09 October, 2008

Cortisol, Faith, Love, and Feces

I have been thinking about the stress hormone cortisol lately. I have made some attempt at researching it on the internet, but it reminds me of a conversation I had with Vilja freshman year. My religion professor had given a devotional about chastity, and he addressed the males first, saying, "Brethren, did you know that there are ten million sperm in your testes at any given time?" I forget the actual number but you catch my drift. Then he said, "Sisters, how many eggs do you think you were born with?" At the time, I thought I knew the answer, and responded with something in the neighborhood of fifteen thousand. He said, "Actually, you have about x eggs in your body..." and then made some point about how magical sex is, and how we should avoid it for the time being. Anyway, I was embarrassed to have answered wrong in a class that was mostly men (boys!). And I thought for sure that my answer had been correct. I told Vilja about my problem, and asked if she knew where I could find the correct answer.

V: Why don't you check out a medical textbook?
Me: Because I wouldn't understand it!

(Note: I briefly attempted to research the true answers to the aforementioned questions on wikipedia, but my search results led to medical photos of stuff I don't want to see until I'm married ... I have no desire to look at a stranger's testes, thanks)

Anyway, my point is that I've been researching cortisol but I don't understand much of what I read. I did manage to learn that it's a stress hormone produced by the adrenal glands and that it increases blood sugar and blood pressure, and reduces immune responses. Raising my blood pressure? Mine is too low, so that's good. But damage to the immune system!!! That must be how I got tuberculosis on my mission!!! Stupid stress hormones ...

I found no suggestions of how to reduce the amount of cortisol I produce. Someone dear to me suggested "happy thoughts." I'll let you all know how that goes.

Speaking of happy thoughts, I have realized recently that my tendency to assume the worst about people really is a bad thing.

Yes, Cori, I recognize that you have been telling me this for years.

No, seriously. I used to think that my lens on life was a "realistic" one, and that people are by nature unreliable, so it is better to assume that no one keeps his promise, everyone will always forget something important, and that if there is a negative way of interpreting a piece of information, that is most likely the correct interpretation.

As I type that out, I realize how absurd it sounds. but that is a pretty good summary of my general beliefs about humankind. This is bad.

I was reading Alma 32 a few days ago, and the point of the seed allegory struck me in an entirely new way. I have always read those verses with the idea that one should take the gospel out for a spin, and if they like the way it feels, buy the car. Or something like that. But this time around, I started applying the nature of that allegory to people--that if you have a desire to trust someone, and give him a chance, then you can trust him a little more, and on and on to that perfect day. That might sound obvious, but it was really cool to me.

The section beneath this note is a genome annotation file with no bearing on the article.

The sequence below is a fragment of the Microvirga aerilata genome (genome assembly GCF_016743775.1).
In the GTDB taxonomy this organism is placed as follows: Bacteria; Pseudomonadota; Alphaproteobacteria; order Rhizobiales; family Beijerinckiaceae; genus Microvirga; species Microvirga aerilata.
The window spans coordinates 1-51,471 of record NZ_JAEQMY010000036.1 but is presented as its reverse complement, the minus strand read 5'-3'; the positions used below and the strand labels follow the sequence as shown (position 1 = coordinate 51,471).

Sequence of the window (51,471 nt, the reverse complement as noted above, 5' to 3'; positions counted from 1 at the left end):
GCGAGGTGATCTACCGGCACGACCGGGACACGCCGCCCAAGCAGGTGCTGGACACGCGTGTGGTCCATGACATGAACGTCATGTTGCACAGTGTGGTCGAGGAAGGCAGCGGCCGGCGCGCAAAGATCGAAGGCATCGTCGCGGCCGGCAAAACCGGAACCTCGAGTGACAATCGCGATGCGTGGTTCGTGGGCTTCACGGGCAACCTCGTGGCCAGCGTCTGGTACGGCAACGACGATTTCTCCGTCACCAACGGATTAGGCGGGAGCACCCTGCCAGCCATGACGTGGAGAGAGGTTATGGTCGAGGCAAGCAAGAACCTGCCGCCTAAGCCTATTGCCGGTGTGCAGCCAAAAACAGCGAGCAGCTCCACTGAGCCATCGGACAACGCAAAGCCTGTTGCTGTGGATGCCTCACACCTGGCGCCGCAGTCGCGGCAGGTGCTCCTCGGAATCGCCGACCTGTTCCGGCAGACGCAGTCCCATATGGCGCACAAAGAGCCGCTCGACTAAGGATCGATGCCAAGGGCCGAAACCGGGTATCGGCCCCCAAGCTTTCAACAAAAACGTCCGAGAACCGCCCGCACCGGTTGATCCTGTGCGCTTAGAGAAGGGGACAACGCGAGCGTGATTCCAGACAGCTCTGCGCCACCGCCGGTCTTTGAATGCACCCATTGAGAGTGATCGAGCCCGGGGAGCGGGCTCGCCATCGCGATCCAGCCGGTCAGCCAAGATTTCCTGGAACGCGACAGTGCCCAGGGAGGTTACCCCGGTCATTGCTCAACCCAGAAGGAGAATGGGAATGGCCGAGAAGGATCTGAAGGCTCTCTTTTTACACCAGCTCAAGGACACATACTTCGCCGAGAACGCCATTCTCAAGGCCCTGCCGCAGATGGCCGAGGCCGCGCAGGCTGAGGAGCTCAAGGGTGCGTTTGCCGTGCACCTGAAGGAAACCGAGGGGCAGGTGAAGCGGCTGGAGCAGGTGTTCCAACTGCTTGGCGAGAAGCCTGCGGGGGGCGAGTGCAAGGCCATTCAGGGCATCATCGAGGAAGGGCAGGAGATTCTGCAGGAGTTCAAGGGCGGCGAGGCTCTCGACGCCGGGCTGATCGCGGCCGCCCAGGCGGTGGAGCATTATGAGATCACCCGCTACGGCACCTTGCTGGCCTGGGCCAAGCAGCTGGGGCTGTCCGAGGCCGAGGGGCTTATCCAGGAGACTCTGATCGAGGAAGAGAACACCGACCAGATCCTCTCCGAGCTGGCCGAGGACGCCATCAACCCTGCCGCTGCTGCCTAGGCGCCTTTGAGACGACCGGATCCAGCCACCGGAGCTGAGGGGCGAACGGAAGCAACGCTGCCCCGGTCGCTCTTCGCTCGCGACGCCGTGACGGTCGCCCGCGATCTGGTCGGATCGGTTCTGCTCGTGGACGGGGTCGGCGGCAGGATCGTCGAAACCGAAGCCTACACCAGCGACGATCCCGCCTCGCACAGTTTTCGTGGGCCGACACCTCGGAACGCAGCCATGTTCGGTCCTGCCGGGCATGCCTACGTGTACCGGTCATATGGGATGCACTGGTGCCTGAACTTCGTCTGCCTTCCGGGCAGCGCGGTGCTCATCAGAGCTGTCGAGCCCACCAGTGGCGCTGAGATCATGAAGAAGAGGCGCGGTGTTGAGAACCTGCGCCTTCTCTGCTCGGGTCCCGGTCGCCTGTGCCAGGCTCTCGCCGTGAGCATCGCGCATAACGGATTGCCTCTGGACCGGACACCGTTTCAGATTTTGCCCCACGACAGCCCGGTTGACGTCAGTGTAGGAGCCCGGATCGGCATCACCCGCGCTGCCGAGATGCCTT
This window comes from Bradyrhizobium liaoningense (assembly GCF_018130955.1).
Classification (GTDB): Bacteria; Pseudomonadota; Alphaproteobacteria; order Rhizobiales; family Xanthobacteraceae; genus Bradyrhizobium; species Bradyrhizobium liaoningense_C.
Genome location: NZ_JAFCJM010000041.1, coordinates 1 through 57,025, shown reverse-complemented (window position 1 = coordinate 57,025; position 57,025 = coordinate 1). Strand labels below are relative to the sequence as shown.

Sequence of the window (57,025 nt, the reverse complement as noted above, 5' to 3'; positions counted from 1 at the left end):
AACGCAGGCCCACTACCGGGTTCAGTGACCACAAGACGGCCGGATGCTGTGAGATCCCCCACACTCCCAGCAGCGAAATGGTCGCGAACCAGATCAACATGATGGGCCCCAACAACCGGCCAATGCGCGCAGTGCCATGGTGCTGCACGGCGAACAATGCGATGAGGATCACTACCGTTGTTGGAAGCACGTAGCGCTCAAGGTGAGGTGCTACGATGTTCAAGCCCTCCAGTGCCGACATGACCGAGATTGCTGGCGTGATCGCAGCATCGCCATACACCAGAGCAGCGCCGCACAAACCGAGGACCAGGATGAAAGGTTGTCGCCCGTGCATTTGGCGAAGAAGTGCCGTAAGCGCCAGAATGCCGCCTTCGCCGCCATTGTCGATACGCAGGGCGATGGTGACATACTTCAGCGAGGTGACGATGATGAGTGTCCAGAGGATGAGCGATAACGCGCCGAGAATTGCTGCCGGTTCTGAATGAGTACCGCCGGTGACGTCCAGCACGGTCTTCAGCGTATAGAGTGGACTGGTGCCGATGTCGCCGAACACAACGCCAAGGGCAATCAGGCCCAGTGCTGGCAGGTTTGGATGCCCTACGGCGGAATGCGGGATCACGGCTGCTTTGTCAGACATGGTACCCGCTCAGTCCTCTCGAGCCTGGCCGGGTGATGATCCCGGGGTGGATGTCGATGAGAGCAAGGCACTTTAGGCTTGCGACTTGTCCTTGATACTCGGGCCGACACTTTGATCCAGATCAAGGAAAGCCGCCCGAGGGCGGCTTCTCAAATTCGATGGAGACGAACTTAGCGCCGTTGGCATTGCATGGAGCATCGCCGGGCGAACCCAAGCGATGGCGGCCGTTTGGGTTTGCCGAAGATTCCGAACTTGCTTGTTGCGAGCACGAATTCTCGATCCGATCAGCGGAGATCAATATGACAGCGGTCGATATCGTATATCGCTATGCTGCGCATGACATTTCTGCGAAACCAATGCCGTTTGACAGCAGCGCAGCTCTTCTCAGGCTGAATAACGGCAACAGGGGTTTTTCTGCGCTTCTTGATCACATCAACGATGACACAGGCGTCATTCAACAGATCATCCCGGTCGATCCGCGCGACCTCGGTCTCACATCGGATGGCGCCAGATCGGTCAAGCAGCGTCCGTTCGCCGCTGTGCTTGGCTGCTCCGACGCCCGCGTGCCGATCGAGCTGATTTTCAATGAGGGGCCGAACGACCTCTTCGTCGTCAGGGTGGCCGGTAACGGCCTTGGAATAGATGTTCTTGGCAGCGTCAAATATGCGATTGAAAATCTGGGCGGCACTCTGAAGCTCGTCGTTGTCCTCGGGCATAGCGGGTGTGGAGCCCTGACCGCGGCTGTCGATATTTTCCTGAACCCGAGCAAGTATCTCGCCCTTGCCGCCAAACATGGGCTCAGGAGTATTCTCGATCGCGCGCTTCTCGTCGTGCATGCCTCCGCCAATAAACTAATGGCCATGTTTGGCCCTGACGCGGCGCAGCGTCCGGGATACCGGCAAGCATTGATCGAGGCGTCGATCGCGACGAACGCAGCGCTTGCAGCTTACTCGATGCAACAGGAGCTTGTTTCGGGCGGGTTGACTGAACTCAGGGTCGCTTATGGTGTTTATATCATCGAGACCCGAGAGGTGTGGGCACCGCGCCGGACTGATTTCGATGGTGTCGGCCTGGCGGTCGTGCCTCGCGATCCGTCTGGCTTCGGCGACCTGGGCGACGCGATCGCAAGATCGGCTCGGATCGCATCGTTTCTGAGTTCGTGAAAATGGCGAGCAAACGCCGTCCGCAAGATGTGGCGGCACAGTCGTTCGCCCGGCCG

I talked to Matt about that today. He likes this girl that he thinks is out of his league (she isn't) and we discussed the idea that giving it a shot is better in the long run because then at least he'll know whether or not it would have worked out. A little awkwardness might ensue, but we Hungarians thrive with that. Plus then you have funny stories to write about in your blog (right, Kayla?).

My final subject is poop. Because I am both a nanny and a dog owner, I deal with excrement every day ... usually multiple times a day. Honestly, our western treatment of this bodily function fascinates me. Why is it that when I with friends, I can excuse myself to "go pee" and not feel strange at all, but I would never, ever excuse myself to perform its sister function? Why is it so, so taboo? Japanese people think poop is cute. Sometimes I wish I were Japanese.

Anyway, so my dog is the single greatest dog ever to walk the face of the earth (I'm biased), but he has one flaw: the last few places he lived had large fenced areas where he could go poop whenever he wanted. We do not have a fenced backyard. Thus Sego is still getting used to the idea that he has to wait to go poop until one of us takes him outside (which we do at least five times a day, so don't be calling no ASPCA on us, aight?). Results have been several incidents of poop in the house. Unpleasant. Today my dear Ama and I took the dogs for a walk and discussed potty training.

Me: I want to take that potty training class. I'm at a loss.
A: Me too, honestly.
Me: Because, I'm not sure if I should punish him when he has an accident inside, because I don't want him to think that going poop is inherently bad...
A: I know, just not inside.
Me: Right place, right time. That's crucial.
A: Going poop is a lot like having sex...

I love Ama. The End.

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